How to counter the most common cybersecurity threats

The past few years have been overwhelming when it comes to cybersecurity. As the latest edition of the Data Breach Investigations Report (DBIR) states, it’s difficult to still be surprised by what comes our way in the murky world of cybercrime. Yet the good news is that many of the most common cyber threats can be countered by a good Identity and Access Management (IAM) solution.

Attacks on critical infrastructure: check! Massive supply chain breaches: check! Financially motivated hacker attacks: check! Nation-state attacks on other nations: check! In all, the DBIR investigated almost 24.000 security incidents that happened in 2022, of which over 5,200 were confirmed data breaches. By analyzing these incidents, the researchers came up with seven attack patterns in which these data breaches can be classified, along with an ‘everything else’ category.

Basic web application attacks

Attacks against a web application that are aimed at stealing data. This pattern is: “get in, get the data and get out fast”. To get in, cybercriminals use stolen credentials, exploit vulnerabilities or perform brute force attacks on passwords.

Denial of service

Attacks that are intended to compromise the availability of networks and systems. This includes both network and application layer attacks and continues to be one of the commonest types of cybersecurity incidents.

Lost and stolen assets

Incidents where an information asset went missing, whether through misplacement or malice. While the root of the problem is mainly employees losing track of their assets, external actors misuse these assets by selling the lost or stolen assets.

Miscellaneous errors

Incidents where unintentional actions directly compromised a security attribute of an information asset. Mostly, this concerns employees or partners that have access to your systems. “People are still fallible, and that fallibility can cause data breaches.”

Privilege misuse

Incidents that are predominantly driven by unapproved or malicious use of legitimate privileges. In this pattern, people use the legitimate access granted to them as employees to steal data. They may act alone, or in concert with others.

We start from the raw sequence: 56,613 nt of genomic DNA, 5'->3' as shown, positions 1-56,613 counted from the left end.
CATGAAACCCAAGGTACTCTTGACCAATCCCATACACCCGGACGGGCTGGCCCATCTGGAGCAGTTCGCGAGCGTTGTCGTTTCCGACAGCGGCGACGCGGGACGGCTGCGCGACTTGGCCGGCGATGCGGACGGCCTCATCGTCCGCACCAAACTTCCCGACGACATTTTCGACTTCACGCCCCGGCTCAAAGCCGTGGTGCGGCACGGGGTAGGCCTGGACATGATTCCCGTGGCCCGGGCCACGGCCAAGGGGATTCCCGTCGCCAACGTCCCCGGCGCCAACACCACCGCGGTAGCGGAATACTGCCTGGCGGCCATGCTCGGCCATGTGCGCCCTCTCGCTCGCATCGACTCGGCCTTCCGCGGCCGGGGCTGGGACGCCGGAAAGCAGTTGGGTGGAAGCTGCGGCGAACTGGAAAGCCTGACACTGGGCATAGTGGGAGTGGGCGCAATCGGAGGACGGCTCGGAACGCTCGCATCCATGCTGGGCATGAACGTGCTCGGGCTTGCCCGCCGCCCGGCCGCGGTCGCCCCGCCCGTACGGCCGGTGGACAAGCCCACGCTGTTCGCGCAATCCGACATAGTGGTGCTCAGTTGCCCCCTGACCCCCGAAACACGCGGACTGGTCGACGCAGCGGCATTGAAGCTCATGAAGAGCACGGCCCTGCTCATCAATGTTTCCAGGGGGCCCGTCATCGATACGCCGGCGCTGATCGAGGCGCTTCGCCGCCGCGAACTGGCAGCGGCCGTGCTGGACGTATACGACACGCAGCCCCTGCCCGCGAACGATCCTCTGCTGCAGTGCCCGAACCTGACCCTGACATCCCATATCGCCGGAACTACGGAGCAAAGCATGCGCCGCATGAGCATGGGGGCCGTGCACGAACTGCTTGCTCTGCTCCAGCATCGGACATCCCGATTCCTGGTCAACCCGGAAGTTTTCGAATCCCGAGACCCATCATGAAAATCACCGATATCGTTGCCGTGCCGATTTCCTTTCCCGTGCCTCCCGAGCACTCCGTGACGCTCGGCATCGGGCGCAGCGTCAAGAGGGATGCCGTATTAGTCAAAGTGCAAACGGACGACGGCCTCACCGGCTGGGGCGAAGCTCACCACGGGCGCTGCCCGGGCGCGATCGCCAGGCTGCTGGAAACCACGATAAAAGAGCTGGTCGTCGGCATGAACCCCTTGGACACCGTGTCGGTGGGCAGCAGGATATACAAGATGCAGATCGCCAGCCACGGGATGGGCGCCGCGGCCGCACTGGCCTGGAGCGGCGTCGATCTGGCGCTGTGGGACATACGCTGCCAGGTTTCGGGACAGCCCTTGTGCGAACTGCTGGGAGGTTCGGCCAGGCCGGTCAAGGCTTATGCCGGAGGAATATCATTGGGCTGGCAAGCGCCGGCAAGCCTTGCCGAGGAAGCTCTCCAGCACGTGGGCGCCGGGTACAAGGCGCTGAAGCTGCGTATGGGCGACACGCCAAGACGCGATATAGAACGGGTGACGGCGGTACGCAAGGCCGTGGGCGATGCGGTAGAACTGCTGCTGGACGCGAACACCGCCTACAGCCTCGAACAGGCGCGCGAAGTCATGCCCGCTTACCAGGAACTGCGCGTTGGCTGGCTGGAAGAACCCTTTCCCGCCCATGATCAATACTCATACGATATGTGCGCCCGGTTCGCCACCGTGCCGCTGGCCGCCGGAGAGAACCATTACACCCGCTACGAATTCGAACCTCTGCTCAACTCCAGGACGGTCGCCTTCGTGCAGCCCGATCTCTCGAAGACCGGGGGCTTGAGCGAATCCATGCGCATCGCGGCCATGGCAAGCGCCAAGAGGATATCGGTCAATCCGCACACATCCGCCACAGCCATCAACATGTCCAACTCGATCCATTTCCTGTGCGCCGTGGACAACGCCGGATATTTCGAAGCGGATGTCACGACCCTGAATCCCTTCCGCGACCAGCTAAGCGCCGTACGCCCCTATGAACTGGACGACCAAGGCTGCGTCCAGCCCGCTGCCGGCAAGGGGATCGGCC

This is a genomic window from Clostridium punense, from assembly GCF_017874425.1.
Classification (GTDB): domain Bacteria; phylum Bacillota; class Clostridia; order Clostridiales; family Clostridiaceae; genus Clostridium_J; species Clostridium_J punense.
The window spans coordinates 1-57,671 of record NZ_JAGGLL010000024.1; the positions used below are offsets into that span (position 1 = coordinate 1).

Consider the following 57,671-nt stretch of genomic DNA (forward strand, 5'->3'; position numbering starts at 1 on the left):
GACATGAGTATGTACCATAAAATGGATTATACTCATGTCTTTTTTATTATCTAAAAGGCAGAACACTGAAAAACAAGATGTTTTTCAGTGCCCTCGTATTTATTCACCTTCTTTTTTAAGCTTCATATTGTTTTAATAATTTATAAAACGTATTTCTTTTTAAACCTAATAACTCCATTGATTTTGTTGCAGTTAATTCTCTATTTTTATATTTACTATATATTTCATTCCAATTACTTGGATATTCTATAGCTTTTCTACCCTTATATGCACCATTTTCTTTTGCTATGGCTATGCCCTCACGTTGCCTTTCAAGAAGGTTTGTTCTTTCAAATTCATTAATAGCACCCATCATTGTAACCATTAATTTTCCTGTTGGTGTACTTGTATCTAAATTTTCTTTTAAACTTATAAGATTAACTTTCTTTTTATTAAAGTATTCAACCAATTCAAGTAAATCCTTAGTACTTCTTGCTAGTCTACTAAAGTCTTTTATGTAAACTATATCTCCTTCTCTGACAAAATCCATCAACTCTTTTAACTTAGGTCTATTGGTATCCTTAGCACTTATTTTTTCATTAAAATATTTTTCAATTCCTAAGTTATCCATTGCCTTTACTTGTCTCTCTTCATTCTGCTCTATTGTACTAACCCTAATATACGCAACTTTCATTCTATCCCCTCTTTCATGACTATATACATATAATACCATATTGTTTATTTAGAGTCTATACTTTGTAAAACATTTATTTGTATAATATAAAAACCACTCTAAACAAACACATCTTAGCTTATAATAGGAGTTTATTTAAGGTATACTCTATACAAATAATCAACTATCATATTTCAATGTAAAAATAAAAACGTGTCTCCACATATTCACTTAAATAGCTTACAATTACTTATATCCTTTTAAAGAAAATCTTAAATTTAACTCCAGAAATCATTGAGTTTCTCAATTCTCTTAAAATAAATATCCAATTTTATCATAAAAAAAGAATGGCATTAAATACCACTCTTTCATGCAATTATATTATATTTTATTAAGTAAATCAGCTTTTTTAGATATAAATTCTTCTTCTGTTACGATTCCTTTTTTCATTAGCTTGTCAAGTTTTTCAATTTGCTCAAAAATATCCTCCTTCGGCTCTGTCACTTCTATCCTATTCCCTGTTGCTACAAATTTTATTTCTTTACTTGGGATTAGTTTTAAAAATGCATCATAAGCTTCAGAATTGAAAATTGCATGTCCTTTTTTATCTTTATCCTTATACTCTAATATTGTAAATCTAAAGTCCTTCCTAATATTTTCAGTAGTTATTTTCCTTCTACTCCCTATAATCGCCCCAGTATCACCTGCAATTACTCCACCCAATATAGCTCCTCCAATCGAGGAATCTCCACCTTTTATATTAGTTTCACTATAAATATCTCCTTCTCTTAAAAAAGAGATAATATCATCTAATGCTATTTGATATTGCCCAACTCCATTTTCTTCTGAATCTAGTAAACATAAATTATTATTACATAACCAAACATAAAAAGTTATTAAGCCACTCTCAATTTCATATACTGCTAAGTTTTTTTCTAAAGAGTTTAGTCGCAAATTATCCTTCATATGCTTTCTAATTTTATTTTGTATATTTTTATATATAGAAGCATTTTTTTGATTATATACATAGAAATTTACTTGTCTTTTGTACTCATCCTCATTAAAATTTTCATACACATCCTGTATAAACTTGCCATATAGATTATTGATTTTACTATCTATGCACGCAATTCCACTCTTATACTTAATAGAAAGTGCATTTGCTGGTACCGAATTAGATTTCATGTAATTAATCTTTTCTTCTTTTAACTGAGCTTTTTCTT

Social engineering

A psychological compromise of a person that alters their behavior into taking an action or breaching confidentiality. According to the report, the human element continues to be a key driver in 82% of all breaches.

System intrusion

Complex attacks that leverage malware and/or hacking to achieve their objectives, including deploying ransomware. Ransomware is one of the fastest-growing attack patterns, with a 13% increase in 2022.

IAM to the rescue

It may be surprising that the patterns listed above can still occur when so many solutions are available just by using Identity and Access Management. IAM offers protection for a number of use cases. Looking at the root cause of these issues, most can be avoided by helping users to secure their access in a more convenient way. The most common risks involve user password management, access rights to different assets, and sharing credentials.
Implementing a zero-trust Identity and Access Management platform helps you protect against these types of attacks.

Password management

Hackers try to be cost-effective and the easiest way for them to access an external system is by:

  • Guessing: It might seem strange but even after 25 years of informing users about bad password hygiene, the most used password is still 123456. There are lists of these most commonly used passwords, and by doing a bit of research on social media, hackers can easily increase their success rate. The worst practice is to allow a ‘forgotten password’ remedy which asks a couple of questions, like what’s your mother’s maiden name, the name of your first pet…
  • Buying: Troy Hunt, the owner of https://haveibeenpwned.com/, verifies multiple lists that anyone can buy on the dark web, containing account information including username and password combinations. On the website, there are almost 12 billion compromised accounts available, and this is only part of what is available to hackers. Since most users use the same password on multiple sites, it is very likely that a username-password combination used in your company is publicly available. Even if you ask your users to change their password every month, the chances are that hackers will figure out which users only change a small portion of their password.
  • Calculating by brute force: In a brute force attack, a computer tries every possible combination of characters, randomly, to match a password of a user. Since the computer needs to calculate every possible combination, it doesn’t matter if you use a letter, number, or special character in your password. The key to making it difficult for these algorithms is using long passwords, ideally even whole sentences. But there are two problems with this technique: Computers are becoming ever faster, and with quantum computers on the horizon, the centuries required to hack a long password will become minutes. Secondly, long complex passwords are not easy to enter, so users will lose critical time accessing their systems. They can even lock themselves out when they entered the wrong combination.
  • Social engineering: This attack method requires the most effort from hackers since they need to get into contact with their victim and convince them to give their credentials or install an application on the victim’s PC. To lower the cost, they use methods like phishing to redirect users to fake websites and lure their victims into ‘giving’ their username and password. The advantage of this method is that it can also be used with basic one-time password (OTP) solutions which allow you to enter the OTP into the fake website.